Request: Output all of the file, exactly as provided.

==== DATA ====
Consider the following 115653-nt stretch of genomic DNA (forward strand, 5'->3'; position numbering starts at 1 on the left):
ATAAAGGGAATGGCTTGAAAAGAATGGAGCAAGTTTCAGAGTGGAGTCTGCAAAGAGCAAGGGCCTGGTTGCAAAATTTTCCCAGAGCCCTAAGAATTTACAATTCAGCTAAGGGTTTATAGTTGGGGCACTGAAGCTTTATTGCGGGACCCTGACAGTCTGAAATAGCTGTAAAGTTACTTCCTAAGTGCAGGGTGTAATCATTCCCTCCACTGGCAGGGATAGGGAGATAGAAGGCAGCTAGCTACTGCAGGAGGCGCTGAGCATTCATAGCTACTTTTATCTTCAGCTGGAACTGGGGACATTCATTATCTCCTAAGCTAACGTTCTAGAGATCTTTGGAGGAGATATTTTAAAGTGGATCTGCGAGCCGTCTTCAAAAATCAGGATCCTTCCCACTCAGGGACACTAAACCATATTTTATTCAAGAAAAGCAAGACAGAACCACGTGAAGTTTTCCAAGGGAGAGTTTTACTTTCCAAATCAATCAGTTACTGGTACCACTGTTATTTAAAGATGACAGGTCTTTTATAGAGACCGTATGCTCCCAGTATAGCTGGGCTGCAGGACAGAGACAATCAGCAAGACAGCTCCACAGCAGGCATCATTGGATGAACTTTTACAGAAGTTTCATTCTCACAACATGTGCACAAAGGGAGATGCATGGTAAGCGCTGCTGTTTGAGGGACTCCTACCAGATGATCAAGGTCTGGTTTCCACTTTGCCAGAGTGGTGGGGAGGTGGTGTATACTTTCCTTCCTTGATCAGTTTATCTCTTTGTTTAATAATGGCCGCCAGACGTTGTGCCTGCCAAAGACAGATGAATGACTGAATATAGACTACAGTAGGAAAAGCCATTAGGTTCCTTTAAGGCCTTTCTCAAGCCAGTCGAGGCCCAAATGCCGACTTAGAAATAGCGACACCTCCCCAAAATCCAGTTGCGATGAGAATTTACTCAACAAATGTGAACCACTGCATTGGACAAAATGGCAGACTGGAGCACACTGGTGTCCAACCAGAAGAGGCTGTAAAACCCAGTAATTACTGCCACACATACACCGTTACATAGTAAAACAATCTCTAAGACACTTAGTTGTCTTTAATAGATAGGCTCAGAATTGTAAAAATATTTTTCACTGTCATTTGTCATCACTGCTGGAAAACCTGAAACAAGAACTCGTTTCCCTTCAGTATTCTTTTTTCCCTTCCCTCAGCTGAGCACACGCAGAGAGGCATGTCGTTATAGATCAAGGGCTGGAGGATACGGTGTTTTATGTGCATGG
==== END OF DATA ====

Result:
Consider the following 115653-nt stretch of genomic DNA (forward strand, 5'->3'; position numbering starts at 1 on the left):
ATAAAGGGAATGGCTTGAAAAGAATGGAGCAAGTTTCAGAGTGGAGTCTGCAAAGAGCAAGGGCCTGGTTGCAAAATTTTCCCAGAGCCCTAAGAATTTACAATTCAGCTAAGGGTTTATAGTTGGGGCACTGAAGCTTTATTGCGGGACCCTGACAGTCTGAAATAGCTGTAAAGTTACTTCCTAAGTGCAGGGTGTAATCATTCCCTCCACTGGCAGGGATAGGGAGATAGAAGGCAGCTAGCTACTGCAGGAGGCGCTGAGCATTCATAGCTACTTTTATCTTCAGCTGGAACTGGGGACATTCATTATCTCCTAAGCTAACGTTCTAGAGATCTTTGGAGGAGATATTTTAAAGTGGATCTGCGAGCCGTCTTCAAAAATCAGGATCCTTCCCACTCAGGGACACTAAACCATATTTTATTCAAGAAAAGCAAGACAGAACCACGTGAAGTTTTCCAAGGGAGAGTTTTACTTTCCAAATCAATCAGTTACTGGTACCACTGTTATTTAAAGATGACAGGTCTTTTATAGAGACCGTATGCTCCCAGTATAGCTGGGCTGCAGGACAGAGACAATCAGCAAGACAGCTCCACAGCAGGCATCATTGGATGAACTTTTACAGAAGTTTCATTCTCACAACATGTGCACAAAGGGAGATGCATGGTAAGCGCTGCTGTTTGAGGGACTCCTACCAGATGATCAAGGTCTGGTTTCCACTTTGCCAGAGTGGTGGGGAGGTGGTGTATACTTTCCTTCCTTGATCAGTTTATCTCTTTGTTTAATAATGGCCGCCAGACGTTGTGCCTGCCAAAGACAGATGAATGACTGAATATAGACTACAGTAGGAAAAGCCATTAGGTTCCTTTAAGGCCTTTCTCAAGCCAGTCGAGGCCCAAATGCCGACTTAGAAATAGCGACACCTCCCCAAAATCCAGTTGCGATGAGAATTTACTCAACAAATGTGAACCACTGCATTGGACAAAATGGCAGACTGGAGCACACTGGTGTCCAACCAGAAGAGGCTGTAAAACCCAGTAATTACTGCCACACATACACCGTTACATAGTAAAACAATCTCTAAGACACTTAGTTGTCTTTAATAGATAGGCTCAGAATTGTAAAAATATTTTTCACTGTCATTTGTCATCACTGCTGGAAAACCTGAAACAAGAACTCGTTTCCCTTCAGTATTCTTTTTTCCCTTCCCTCAGCTGAGCACACGCAGAGAGGCATGTCGTTATAGATCAAGGGCTGGAGGATACGGTGTTTTATGTGCATGG